Dear Black Bag Confidential Reader,
I cast a wide net to collect this week’s batch of must-read articles. Below you’ll find a couple of really interesting stories that highlight a few important lessons — along with some great advice you can put into practice today.
So let’s get started, shall we?
I shouldn’t have to say this, but no corner of the internet is safe.
In September, the IRS identified a breach that allowed hackers to access tax information through a tool used by millions to apply for financial aid. Over 100,000 accounts were flagged, and users were notified that their information may have been compromised.
This article rightly points out that “tax season is a boon for hackers who want to take advantage of taxpayers’ data,” so it’s important to be extra vigilant. But really, the same advice applies all year round.
Have a different password for every online account, and be sure to create strong passwords — passwords that contains random numbers, upper- and lowercase letters and special characters.
And be sure to give different answers to the security questions on various accounts. When hackers steal information from a website, that information usually includes these answers — so by changing up your responses, a hacker can’t easily go to another website and use them to get into a different account.
No doubt about it, sleep is important no matter what’s going on. But these days, more and more people are having difficulty falling asleep and staying asleep. Maybe that’s because our culture moves so fast, with a seemingly endless barrage of images, information and advertisements — it’s hard to quiet your mind when it’s time for some shut-eye.
If you’re one of those people who find it tough to turn down, click on the link above for a solution to your bedtime anguish. Because the better rested you are, the more alert you’ll be — so you can respond to potential threats in the blink of an eye.
Experts are projecting a very buggy spring and summer across the board here in the U.S. Check it out:
Courtesy of the National Pest Management Association
Of course, you have to watch out for the mosquito-borne diseases — malaria, West Nile virus, Zika virus and yellow fever, among others — but you should also be on the lookout for tick-borne diseases. And I don’t just mean Lyme disease.
In March, NPR ran a story on its program All Things Considered examining a marked increase in new tick-borne diseases — like Heartland virus, Bourbon virus and ehrlichiosis.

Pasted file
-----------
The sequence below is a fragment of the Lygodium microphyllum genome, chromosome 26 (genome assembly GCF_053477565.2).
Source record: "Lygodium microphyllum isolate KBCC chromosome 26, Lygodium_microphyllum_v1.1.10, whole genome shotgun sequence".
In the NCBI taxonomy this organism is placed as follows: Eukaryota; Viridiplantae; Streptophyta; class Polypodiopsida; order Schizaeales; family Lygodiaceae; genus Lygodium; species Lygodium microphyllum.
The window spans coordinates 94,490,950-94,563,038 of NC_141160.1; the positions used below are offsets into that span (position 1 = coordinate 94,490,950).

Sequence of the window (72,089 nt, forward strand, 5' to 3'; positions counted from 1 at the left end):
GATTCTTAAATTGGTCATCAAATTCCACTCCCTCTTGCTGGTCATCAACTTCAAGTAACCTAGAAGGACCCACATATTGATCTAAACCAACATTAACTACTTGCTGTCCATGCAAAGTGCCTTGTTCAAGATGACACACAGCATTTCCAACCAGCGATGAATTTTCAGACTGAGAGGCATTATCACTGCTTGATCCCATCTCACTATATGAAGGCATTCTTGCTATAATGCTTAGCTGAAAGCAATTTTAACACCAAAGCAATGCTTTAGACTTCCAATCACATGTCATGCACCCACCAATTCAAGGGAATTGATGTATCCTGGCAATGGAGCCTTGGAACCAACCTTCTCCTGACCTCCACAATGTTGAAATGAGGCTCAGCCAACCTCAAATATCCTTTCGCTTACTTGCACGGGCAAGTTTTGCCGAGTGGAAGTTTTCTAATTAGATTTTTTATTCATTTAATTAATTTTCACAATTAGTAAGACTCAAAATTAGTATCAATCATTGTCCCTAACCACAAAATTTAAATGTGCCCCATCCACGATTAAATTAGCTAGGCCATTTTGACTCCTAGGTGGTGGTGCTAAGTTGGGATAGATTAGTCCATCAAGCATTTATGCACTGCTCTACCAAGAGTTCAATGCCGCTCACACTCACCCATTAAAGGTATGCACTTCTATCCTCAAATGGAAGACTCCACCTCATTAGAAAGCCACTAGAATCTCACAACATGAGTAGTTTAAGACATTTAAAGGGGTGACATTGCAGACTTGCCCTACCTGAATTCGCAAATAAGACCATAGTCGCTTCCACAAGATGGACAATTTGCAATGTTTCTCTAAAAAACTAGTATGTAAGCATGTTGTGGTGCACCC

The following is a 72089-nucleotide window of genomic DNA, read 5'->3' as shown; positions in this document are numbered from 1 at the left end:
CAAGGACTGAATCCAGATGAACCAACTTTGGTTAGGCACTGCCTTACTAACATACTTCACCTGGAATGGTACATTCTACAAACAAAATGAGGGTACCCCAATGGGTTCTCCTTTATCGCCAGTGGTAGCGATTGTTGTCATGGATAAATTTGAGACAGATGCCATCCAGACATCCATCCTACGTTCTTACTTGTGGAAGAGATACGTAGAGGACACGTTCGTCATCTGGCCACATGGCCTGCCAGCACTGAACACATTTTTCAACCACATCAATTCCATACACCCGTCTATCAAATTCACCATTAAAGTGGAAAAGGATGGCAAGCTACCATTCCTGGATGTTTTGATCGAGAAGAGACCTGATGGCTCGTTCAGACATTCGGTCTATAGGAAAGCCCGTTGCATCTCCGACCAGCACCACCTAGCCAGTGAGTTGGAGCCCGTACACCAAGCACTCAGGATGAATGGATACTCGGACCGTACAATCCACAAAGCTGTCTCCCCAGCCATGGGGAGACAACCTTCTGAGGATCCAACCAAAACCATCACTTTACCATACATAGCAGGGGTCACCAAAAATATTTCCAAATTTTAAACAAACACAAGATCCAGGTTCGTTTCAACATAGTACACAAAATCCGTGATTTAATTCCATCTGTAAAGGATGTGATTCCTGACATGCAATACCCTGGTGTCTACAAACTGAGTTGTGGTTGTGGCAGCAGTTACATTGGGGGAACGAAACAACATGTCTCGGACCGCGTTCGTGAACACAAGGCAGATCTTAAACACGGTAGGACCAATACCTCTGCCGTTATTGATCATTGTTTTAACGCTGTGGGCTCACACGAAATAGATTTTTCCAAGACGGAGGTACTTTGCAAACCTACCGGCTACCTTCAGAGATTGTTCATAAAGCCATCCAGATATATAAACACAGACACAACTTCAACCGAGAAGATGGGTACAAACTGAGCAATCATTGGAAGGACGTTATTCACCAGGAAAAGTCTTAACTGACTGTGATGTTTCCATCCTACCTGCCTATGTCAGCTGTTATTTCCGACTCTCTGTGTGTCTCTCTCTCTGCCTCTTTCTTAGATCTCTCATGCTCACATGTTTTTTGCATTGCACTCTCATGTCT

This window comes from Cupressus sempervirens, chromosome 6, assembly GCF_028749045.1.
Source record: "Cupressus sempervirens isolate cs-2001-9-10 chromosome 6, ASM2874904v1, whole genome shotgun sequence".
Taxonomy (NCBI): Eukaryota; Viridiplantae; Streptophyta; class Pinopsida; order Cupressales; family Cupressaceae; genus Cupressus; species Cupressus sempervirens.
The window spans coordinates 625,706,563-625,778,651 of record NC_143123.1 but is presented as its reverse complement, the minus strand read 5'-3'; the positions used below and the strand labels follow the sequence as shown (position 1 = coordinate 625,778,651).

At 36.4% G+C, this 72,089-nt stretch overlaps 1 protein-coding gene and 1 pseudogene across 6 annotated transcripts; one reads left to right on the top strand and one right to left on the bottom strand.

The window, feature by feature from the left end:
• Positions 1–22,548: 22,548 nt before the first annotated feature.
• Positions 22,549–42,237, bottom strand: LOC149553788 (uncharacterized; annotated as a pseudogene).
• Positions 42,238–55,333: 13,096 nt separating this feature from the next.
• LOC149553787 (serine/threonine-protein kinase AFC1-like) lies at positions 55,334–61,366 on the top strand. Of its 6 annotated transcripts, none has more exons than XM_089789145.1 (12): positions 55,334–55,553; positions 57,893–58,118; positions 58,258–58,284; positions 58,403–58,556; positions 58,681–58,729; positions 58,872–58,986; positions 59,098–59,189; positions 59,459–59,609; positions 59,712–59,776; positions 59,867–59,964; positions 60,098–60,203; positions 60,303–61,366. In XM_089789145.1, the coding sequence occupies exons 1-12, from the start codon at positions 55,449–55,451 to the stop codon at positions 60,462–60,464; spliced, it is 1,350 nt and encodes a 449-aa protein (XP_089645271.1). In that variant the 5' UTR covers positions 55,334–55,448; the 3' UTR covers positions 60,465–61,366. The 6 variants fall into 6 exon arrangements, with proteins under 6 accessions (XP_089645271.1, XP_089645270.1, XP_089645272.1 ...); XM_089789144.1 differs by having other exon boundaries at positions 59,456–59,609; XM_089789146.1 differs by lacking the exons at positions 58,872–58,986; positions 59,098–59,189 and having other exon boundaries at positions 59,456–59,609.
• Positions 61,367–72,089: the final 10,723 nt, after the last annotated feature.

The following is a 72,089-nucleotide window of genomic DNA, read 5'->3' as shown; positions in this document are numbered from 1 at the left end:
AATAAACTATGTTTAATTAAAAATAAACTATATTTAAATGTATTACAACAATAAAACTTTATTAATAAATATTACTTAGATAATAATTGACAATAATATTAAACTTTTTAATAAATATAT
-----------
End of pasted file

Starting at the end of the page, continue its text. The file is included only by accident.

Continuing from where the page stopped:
In light of this, I definitely recommend adding some insect repellent to your bug-out bag if you haven’t already. Be sure to pack some pants and long-sleeved shirts too, because the less skin that’s exposed, the less likely you are to get bitten. And after enjoying the great outdoors, always do a thorough check of your kids and pets.
Imagine living 100 miles from civilization. What would it be like to go grocery shopping only once a year? To keep your own time, live off the land and raise a family in the wilderness?
Meet the Atchleys. According to this profile, they “are the only people who live anywhere along the 250-mile (400-km) length of the Nowitna River,” in Alaska.
Now, this lifestyle may not be to your liking, but there are certainly things we can all learn from David, Romey and Sky about living independently and sustainably off the grid. Because when the SHTF, I’m sure the Atchleys will be just fine.
Frequently, I get questions from readers about prepping in an urban environment. I understand the limitations: Most people living in America’s cities heavily rely on infrastructure (water, power, sanitation)… space is at a premium, which makes it difficult to stock ample supplies… and keeping your emergency plans to yourself can be challenging with so many people living on top of one another.
So here’s some great advice if you’re an urban dweller looking to prep. This article offers five things you can do to make yourself an asset to your neighbors in the event of an emergency.
As this piece mentions, in more densely populated areas, cooperation is an essential virtue when it comes to surviving a crisis. So be a good neighbor and click on the link above.